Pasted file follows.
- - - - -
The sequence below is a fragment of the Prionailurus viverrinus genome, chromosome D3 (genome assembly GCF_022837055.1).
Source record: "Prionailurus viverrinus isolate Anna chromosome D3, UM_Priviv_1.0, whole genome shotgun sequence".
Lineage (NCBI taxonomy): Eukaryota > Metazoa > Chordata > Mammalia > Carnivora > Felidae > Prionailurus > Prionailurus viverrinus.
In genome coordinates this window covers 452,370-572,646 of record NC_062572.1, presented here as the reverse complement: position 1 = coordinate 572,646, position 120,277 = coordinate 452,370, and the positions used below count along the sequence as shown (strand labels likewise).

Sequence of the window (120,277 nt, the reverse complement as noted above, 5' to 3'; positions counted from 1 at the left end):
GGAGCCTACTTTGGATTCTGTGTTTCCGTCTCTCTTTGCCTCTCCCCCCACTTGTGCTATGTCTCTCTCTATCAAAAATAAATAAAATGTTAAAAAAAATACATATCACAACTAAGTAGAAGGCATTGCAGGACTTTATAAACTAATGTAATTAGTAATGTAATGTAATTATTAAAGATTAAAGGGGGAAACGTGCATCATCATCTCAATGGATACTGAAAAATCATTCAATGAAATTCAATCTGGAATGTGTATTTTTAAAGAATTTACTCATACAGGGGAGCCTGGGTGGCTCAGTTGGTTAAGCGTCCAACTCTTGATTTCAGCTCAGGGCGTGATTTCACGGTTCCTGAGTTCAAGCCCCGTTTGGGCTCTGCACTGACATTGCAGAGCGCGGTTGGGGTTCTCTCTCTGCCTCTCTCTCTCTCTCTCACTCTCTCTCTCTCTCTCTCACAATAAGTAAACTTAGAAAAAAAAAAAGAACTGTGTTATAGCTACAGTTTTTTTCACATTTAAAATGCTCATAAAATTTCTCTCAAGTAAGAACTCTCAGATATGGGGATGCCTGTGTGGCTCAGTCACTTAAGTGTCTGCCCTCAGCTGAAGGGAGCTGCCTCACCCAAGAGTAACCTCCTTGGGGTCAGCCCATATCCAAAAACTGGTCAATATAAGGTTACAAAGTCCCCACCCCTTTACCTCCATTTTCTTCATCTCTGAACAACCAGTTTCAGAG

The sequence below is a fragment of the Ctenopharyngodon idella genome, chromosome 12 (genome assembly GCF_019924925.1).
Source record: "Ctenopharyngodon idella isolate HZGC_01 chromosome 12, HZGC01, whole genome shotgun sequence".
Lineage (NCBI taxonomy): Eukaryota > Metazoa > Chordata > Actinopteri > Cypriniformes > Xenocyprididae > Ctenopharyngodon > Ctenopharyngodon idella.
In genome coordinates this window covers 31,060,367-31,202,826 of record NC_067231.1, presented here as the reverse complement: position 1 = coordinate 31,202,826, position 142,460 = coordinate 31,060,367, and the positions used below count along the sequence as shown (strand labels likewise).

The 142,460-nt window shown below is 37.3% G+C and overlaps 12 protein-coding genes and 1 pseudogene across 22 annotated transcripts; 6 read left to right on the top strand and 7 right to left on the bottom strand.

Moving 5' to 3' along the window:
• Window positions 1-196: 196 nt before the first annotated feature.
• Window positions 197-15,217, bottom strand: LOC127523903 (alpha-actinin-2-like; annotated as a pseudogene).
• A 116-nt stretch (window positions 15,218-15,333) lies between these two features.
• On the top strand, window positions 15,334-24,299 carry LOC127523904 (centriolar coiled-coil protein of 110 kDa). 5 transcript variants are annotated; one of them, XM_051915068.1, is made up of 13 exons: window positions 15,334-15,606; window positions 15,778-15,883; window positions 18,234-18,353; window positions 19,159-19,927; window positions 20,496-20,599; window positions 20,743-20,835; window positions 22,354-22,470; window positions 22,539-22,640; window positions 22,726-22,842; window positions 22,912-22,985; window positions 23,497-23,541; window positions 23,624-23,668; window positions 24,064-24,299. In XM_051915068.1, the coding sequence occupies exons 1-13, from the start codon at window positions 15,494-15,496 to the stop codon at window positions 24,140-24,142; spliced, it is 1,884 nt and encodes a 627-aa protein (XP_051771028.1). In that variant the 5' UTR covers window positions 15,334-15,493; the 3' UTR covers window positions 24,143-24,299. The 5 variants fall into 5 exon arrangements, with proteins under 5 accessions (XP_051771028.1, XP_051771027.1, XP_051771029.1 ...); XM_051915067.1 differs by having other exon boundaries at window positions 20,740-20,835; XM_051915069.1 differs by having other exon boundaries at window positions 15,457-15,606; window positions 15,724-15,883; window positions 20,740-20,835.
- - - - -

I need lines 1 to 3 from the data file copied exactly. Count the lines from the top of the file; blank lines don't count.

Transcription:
The sequence below is a fragment of the Prionailurus viverrinus genome, chromosome D3 (genome assembly GCF_022837055.1).
Source record: "Prionailurus viverrinus isolate Anna chromosome D3, UM_Priviv_1.0, whole genome shotgun sequence".
Lineage (NCBI taxonomy): Eukaryota > Metazoa > Chordata > Mammalia > Carnivora > Felidae > Prionailurus > Prionailurus viverrinus.